Today, we chase a will-o-the-wisp. The University of Houston's College of Engineering presents this series about the machines that make our civilization run, and the people whose ingenuity created them.
Energy is pure delight, wrote William Blake. But for me the purest delight of energy is its elusiveness. Ask the dictionary what energy is. It says it's "the capacity to do work." Then it tells you work is a transference of energy. The technical literature takes you around the same circle. For energy is a primary concept, like force or space. We cannot define it. We can only compare experience and then try to agree upon that experience.
The binding tissue around energy is a physical principle: the Conservation of Energy or the First Law of Thermodynamics. We know forms of energy can be swapped. We work at rubbing our cold hands together and they grow warm. I run electricity through a light bulb. The electricity is transformed. It leaves as light and heat.
We take those equivalences for granted. But we had no light bulbs three centuries ago: no electricity, no steam engines. In the late 18th century we decided heat must be an indestructible material called caloric. When a carriage wheel heated its axle, we thought the rubbing was releasing caloric from the wood. It never occurred to anyone that energy was being transmuted from one form to another.
But the new 18th-century steam engines undermined that thinking. Steam power plants burned coal, boiled water, and let the steam's energy do work. For a while, people tried to compare steam engines with water wheels. Water flows through a water wheel, does work, and degrades gravitational energy. Shouldn't steam engines work the same way, with caloric flowing through and being conserved the same way water is? No one saw that heat was not being conserved but was being transformed into work.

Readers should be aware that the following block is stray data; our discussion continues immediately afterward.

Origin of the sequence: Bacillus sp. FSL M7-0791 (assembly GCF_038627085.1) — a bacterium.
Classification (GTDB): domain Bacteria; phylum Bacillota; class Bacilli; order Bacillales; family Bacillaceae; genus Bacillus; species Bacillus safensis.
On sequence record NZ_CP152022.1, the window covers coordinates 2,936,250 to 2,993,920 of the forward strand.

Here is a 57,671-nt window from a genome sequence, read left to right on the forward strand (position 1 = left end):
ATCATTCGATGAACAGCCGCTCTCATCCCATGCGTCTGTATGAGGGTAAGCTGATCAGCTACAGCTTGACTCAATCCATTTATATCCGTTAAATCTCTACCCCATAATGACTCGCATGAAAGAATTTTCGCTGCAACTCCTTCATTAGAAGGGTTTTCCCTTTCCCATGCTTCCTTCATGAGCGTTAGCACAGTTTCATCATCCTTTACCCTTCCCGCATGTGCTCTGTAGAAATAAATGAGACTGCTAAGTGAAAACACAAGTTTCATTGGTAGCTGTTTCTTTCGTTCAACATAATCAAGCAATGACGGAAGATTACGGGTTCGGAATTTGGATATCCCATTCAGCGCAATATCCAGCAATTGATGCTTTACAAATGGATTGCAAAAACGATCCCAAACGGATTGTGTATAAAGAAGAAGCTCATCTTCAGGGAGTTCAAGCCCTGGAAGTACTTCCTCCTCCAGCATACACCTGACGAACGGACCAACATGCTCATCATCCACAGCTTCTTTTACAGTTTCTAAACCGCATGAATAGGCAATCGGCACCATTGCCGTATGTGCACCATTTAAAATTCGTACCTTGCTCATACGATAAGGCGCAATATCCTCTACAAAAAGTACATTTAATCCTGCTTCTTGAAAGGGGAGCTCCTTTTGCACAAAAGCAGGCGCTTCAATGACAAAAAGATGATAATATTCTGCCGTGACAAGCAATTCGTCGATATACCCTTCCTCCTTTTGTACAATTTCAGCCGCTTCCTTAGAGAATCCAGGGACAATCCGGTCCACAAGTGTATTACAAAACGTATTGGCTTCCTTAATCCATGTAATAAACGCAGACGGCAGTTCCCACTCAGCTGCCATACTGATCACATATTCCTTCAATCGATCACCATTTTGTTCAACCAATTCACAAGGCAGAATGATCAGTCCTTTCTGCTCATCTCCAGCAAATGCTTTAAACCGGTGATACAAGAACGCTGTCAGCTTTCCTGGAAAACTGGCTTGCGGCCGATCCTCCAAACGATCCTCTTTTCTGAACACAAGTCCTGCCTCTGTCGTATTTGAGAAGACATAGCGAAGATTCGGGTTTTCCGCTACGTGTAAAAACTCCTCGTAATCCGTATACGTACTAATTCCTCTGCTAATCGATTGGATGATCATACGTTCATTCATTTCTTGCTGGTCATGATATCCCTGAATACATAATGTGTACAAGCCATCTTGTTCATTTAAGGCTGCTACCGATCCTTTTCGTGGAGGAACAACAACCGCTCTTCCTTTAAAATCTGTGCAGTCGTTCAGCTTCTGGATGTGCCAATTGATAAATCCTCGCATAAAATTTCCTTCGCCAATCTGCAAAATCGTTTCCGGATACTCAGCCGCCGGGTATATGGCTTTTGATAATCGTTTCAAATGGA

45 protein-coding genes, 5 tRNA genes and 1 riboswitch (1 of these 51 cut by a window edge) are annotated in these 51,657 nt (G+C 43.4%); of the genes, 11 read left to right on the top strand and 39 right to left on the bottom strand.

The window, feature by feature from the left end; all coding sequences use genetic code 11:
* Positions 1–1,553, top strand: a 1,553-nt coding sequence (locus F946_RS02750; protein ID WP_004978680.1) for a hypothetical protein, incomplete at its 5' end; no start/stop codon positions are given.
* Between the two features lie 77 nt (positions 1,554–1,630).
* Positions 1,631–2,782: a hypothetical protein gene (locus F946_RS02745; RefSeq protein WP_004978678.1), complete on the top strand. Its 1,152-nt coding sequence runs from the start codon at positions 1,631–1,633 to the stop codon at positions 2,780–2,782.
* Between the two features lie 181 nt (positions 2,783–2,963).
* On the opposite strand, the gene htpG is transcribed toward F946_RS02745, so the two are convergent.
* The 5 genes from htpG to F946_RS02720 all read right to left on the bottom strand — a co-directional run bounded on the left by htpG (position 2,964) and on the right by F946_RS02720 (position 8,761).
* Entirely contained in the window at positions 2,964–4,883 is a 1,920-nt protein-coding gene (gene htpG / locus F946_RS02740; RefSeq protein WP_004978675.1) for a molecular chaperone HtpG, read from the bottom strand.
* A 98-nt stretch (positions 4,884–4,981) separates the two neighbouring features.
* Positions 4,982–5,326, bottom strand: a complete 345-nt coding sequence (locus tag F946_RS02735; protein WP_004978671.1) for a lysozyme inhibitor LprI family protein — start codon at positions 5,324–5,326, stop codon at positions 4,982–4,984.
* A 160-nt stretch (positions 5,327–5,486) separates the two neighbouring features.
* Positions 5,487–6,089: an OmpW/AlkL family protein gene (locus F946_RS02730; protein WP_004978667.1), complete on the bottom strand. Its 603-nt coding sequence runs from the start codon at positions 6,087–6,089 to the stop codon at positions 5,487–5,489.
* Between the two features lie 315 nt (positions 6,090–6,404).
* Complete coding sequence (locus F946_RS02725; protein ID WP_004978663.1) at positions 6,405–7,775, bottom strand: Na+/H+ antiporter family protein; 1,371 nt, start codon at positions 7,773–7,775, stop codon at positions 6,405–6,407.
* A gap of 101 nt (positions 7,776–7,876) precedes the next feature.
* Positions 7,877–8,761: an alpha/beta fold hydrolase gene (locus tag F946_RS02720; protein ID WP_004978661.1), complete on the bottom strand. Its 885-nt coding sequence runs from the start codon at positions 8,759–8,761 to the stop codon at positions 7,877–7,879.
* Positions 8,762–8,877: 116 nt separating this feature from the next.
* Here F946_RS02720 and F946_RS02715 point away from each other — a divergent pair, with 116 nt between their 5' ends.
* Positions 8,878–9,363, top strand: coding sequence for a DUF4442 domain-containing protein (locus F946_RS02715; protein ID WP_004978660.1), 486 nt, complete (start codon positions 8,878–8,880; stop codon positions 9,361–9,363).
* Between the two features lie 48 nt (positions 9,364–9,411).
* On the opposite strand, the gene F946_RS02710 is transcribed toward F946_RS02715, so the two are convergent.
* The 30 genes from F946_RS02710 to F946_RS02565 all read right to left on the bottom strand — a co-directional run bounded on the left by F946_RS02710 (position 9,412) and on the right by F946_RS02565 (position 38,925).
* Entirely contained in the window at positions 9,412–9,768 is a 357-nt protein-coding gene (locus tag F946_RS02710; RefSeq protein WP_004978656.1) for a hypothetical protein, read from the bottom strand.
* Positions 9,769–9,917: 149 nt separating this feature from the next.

In the 1790s Count Rumford, an American expatriate working in the Bavarian court, took an interest in artillery. Rumford noticed that when cannon barrels were reamed they got much hotter if the bit was blunt. Instead of cutting, there was a lot of frictional rubbing. Rumford found he could keep generating heat as long as he worked at turning the bit. So much for releasing caloric (or heat) from the surface! The supply of surface caloric in the material would have to be inexhaustible to do that.
Rumford did another, very different, cannon experiment. He fired cannons with and without cannonballs. The cannons without cannonballs were far hotter after they'd been fired. Why? The reason was, the explosion did work accelerating the cannonball. The ball carried energy away. When there was no cannonball, the energy couldn't change form, and it simply heated the cannon.
So, piece by piece, a concept took on flesh and blood. Energy is pure delight just because its form keeps changing. But that concept is subtle and difficult. A hundred and fifty years ago, we didn't have it sorted out. And today our dictionaries still don't know what to do with energy -- elusive, changing, and ever-present.
I'm John Lienhard, at the University of Houston, where we're interested in the way inventive minds work.
These matters are discussed in any undergraduate engineering thermodynamics text, of which there are dozens. My recommendation would be: Reynolds, W. C. and Perkins, H. C., Engineering Thermodynamics. New York: McGraw-Hill, Inc., 1970, 1977.
Restrictive illustration of the law of Conservation of Energy: Roller coasters exchange two forms of mechanical energy. Potential energy (vis mortua) becomes kinetic energy (vis viva) which becomes potential energy again. Since roller coasters also gradually dissipate mechanical energy, each successive hill has to be lower.